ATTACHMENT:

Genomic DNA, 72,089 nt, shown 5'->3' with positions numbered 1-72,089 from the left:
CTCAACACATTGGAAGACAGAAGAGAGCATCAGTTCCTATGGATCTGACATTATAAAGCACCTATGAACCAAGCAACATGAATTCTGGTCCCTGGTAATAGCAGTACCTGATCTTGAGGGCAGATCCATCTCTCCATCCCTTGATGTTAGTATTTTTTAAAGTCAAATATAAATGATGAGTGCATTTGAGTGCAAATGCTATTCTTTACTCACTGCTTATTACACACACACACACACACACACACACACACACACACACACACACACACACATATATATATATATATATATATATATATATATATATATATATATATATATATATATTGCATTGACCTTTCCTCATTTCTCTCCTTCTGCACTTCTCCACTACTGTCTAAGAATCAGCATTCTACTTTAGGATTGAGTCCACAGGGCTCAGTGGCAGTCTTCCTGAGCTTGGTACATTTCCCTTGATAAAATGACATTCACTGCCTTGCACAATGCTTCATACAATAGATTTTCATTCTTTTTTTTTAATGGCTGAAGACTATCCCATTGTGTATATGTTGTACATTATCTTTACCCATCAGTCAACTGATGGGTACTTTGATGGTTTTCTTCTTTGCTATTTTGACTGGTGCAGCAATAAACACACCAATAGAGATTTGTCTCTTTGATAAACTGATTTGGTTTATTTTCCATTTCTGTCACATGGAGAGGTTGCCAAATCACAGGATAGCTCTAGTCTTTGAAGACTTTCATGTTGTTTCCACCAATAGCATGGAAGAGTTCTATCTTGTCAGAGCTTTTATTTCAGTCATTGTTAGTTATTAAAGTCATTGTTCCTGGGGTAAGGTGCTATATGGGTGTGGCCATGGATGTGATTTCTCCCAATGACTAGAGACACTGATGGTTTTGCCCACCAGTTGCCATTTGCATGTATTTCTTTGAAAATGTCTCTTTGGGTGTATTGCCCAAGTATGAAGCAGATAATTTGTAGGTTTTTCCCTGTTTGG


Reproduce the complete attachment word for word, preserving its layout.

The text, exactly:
Genomic DNA, 72,089 nt, shown 5'->3' with positions numbered 1-72,089 from the left:
CTCAACACATTGGAAGACAGAAGAGAGCATCAGTTCCTATGGATCTGACATTATAAAGCACCTATGAACCAAGCAACATGAATTCTGGTCCCTGGTAATAGCAGTACCTGATCTTGAGGGCAGATCCATCTCTCCATCCCTTGATGTTAGTATTTTTTAAAGTCAAATATAAATGATGAGTGCATTTGAGTGCAAATGCTATTCTTTACTCACTGCTTATTACACACACACACACACACACACACACACACACACACACACACACACACACATATATATATATATATATATATATATATATATATATATATATATATATATATATATTGCATTGACCTTTCCTCATTTCTCTCCTTCTGCACTTCTCCACTACTGTCTAAGAATCAGCATTCTACTTTAGGATTGAGTCCACAGGGCTCAGTGGCAGTCTTCCTGAGCTTGGTACATTTCCCTTGATAAAATGACATTCACTGCCTTGCACAATGCTTCATACAATAGATTTTCATTCTTTTTTTTTAATGGCTGAAGACTATCCCATTGTGTATATGTTGTACATTATCTTTACCCATCAGTCAACTGATGGGTACTTTGATGGTTTTCTTCTTTGCTATTTTGACTGGTGCAGCAATAAACACACCAATAGAGATTTGTCTCTTTGATAAACTGATTTGGTTTATTTTCCATTTCTGTCACATGGAGAGGTTGCCAAATCACAGGATAGCTCTAGTCTTTGAAGACTTTCATGTTGTTTCCACCAATAGCATGGAAGAGTTCTATCTTGTCAGAGCTTTTATTTCAGTCATTGTTAGTTATTAAAGTCATTGTTCCTGGGGTAAGGTGCTATATGGGTGTGGCCATGGATGTGATTTCTCCCAATGACTAGAGACACTGATGGTTTTGCCCACCAGTTGCCATTTGCATGTATTTCTTTGAAAATGTCTCTTTGGGTGTATTGCCCAAGTATGAAGCAGATAATTTGTAGGTTTTTCCCTGTTTGG